Let’s get one thing out of the way — this is not about Dario Argento’s Suspiria.
I’ll admit it’s hard to dispel the looming shadow of Argento’s film, with its stylistic colour palette, the wonderful, bloody set pieces, and the pulsing, unsettling score from prog-rock band, Goblin.
I love Argento’s film, but that’s not the film we’re talking about.
Today, we’re talking about Luca Guadagnino’s Suspiria and, despite largely following the same plot, it’s a very different beast.
Both films are set in 1977 and follow Susie Bannion, newcomer to the Tanz dance academy (or troupe).
She soon becomes entangled in a coven of witches within the organisation.
Where the stories differ is in terms of emphasis and resolution.
When you dance the dance of another, you make yourself in the image of its creator
There is an exchange, in Guadagnino’s version between Madame Blanc (Tilda Swinton) and Susie (Dakota Johnson), in which the new addition to the troupe is educated on the concept of taking on a dance created by another.
With a few alterations, this could’ve been about Guadagnino and Argento or Johnson stepping into Jessica Harper’s ballet shoes.
The tension between differing intentions from the original creator and the newcomer.
David Kajganich’s screenplay is at times brilliant and brimming with these exchanges.
However, there are points when the political and social backdrop (the explicit Baader-Meinhof undercurrent for example) feel a little too heavy handed; when too much is given away.
It’s at its best when there is a sense of ambiguity and we feel those undercurrents rather than having them spelled out for us.
Something that has come up in a few reviews is the idea that the film is bloated.
It’s is split into six acts and an epilogue. And it does feel too long.
Maybe starting a little later in the story and taking a hooked blade to the other acts could give the film more tension.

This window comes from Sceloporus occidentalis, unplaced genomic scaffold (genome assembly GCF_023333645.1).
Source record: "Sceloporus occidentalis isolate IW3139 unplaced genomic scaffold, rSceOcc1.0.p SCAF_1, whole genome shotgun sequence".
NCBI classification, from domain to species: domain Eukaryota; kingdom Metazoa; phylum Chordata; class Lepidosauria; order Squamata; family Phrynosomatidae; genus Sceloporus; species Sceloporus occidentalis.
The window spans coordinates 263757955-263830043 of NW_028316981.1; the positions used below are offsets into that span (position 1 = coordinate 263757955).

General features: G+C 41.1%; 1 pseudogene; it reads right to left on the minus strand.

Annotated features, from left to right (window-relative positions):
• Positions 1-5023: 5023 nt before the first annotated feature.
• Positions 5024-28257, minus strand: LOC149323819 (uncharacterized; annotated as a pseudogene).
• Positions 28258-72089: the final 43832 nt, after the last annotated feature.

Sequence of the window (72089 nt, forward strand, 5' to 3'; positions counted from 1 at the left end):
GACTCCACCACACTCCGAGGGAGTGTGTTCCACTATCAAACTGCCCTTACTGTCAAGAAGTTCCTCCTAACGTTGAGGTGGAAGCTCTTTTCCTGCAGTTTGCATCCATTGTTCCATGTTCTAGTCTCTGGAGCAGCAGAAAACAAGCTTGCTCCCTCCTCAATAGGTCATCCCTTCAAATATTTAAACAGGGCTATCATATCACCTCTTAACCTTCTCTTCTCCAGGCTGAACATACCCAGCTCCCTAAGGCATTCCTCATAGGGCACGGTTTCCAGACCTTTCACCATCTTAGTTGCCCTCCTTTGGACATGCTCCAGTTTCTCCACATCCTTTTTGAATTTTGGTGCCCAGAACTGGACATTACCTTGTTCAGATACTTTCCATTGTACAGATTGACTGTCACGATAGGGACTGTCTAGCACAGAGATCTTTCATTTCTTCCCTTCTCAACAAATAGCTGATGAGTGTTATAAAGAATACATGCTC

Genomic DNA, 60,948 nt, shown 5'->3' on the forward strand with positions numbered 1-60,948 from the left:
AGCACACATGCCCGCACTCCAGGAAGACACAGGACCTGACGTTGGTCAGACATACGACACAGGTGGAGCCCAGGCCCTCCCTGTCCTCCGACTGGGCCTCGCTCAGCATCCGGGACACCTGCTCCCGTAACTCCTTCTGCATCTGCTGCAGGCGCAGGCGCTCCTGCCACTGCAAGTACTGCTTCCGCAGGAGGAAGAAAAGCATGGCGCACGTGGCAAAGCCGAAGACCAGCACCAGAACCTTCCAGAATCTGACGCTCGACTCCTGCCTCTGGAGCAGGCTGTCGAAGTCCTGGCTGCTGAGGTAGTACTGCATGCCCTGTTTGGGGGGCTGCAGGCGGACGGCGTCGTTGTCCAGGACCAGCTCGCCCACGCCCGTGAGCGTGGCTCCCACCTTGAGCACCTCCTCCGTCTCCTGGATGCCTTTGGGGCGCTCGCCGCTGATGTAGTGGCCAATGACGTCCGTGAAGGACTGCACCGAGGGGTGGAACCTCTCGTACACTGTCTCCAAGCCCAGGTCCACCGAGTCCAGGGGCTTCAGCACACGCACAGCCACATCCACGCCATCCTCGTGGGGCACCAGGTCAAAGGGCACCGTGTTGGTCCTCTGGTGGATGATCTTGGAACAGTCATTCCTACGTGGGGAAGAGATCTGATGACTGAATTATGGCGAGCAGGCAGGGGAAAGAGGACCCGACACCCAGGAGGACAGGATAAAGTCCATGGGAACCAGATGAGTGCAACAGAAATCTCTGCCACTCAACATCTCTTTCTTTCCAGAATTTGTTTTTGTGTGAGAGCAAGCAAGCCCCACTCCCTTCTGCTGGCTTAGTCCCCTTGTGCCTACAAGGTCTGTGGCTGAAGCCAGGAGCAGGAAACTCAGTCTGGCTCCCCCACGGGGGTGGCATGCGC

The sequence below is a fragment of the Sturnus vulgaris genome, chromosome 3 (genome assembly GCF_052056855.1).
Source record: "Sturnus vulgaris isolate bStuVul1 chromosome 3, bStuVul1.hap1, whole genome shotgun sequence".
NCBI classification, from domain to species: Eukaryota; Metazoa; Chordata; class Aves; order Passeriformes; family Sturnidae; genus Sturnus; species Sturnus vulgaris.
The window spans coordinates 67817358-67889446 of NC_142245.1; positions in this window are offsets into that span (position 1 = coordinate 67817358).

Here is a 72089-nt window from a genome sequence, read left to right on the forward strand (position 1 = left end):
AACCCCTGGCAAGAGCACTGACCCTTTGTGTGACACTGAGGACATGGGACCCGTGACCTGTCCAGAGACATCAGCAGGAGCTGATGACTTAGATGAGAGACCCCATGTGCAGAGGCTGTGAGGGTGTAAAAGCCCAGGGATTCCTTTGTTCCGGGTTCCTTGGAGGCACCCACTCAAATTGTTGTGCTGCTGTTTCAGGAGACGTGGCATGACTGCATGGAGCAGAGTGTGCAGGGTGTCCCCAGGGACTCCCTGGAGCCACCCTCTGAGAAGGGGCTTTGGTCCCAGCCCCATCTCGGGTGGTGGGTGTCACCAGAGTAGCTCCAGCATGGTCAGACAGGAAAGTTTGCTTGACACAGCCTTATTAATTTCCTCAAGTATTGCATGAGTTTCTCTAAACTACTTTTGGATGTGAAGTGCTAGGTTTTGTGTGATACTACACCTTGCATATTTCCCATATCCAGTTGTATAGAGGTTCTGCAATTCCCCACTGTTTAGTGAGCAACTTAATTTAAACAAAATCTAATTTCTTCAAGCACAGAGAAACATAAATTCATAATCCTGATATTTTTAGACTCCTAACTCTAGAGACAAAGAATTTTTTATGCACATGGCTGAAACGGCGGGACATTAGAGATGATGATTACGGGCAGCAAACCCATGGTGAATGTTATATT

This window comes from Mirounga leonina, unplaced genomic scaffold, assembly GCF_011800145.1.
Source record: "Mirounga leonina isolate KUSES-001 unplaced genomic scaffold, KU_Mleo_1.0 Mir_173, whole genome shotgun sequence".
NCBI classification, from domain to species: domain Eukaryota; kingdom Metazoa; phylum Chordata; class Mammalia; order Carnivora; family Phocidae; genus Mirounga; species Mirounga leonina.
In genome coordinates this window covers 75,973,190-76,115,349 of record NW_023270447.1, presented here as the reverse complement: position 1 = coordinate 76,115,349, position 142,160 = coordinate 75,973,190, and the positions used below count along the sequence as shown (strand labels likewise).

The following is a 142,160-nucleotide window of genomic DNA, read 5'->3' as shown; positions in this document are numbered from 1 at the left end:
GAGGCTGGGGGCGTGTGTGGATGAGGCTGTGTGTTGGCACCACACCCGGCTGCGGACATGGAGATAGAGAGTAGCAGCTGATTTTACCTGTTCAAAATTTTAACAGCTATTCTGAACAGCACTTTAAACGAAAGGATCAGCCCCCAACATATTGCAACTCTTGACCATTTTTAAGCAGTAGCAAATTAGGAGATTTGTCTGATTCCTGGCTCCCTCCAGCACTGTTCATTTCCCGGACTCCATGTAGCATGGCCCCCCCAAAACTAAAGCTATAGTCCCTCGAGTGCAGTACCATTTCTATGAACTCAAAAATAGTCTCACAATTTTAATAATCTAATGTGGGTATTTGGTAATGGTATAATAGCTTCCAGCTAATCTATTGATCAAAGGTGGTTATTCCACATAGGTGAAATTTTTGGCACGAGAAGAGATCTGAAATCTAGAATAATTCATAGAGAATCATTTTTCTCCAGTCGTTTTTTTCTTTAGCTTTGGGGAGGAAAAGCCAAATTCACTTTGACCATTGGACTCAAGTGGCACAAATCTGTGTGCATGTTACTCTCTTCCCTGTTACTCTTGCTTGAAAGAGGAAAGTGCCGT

In his approach to Suspiria, Guadagnino has not attempted imitation.
It looks different, sounds different, feels different.
This film may not have the lurid colours of Argento’s, but Guadagnino still finds space in his more measured approach for incredible visual moments.
The look of this Suspiria is 70’s.
Soft focus, static shots mixed with zooming and panning that has a physicality to it.
The abundance of reflective surfaces, often broken or distorted, create this beautiful, woozy 70’s feel.
The performance of Volk is one of my favourite sequences in a film this year.
The costume of bright red cord and stark white war paint on Susie’s face are so striking.
The percussive sound of the dancers moving, the costumes whipping through the air, breath catching and punctuating both the movement and music.
It’s a stunning sequence.
The horror in Guadagnino’s Suspiria is built from the performances and rehearsals. It’s born from the dance; this gives the horror a grounding, a physicality.
Another standout moment for me comes in the sixth act – it’s full of claret visuals.
Mother Markus, when we finally meet her, reminds me of the butterball cenobite from Hellraiser with the large shades, and the flapping body parts. It’s a wonderfully twisted touch.
This act is where Suspiria comes into its own.
It’s where music, dance, lurid colour and gore come together in a beautiful and horrific ritual.
It makes me wish there were more moments in this vein in the rest of Guadagnino’s film.
I think there is an argument to be made that this is not so much Guadagnino’s film as it is Tilda Swinton’s.
Swinton is magnificent.
It’s a testament to Johnson’s performance that Tilda Swinton doesn’t completely run away with this film.
Her Madame Blanc feels real and believable, powerful and vulnerable.
I watched Suspiria with someone who doesn’t know about the dual nature of Swinton’s performance and their amazement when I revealed it afterwards was so great that I’m not going to do so here.
Swinton’s performance is incredible, so let’s leave it at that!
I know I said that this wouldn’t be about Argento’s Suspiria, but it is impossible not to think of Goblin’s soundtrack when you think of the original film.
I love Thom Yorke and I mostly felt his music for the new Suspiria worked well; it’s atmospheric and beautiful.
However, he has a very distinctive voice and, whenever I hear him singing, it jars slightly (other than in the bloody sixth act) because it takes me out of the film by making me think that I want to listen to this soundtrack as a Thom Yorke album.
So how do I feel about 2018’s Suspiria?
Yes, some of the imagery is a little heavy handed (the constant shots of the Berlin Wall to remind us of the divisions outside and within for example).
It’s too long.
It lacks some of the stylish and stylistic set-pieces of Argento’s film.
More tension is needed throughout.
This is a good film.
It’s not a masterpiece, but it’s one that I want to watch again.
It has strong performances, hypnotic dances and when it gets going, is utterly brilliant.
And how often do we see a film dominated by female characters and actors?
We can only hope there will be a return leg in which Argento attempts a giallo remake of A Bigger Splash or Call Me By Your Name.
By Ed Hartland
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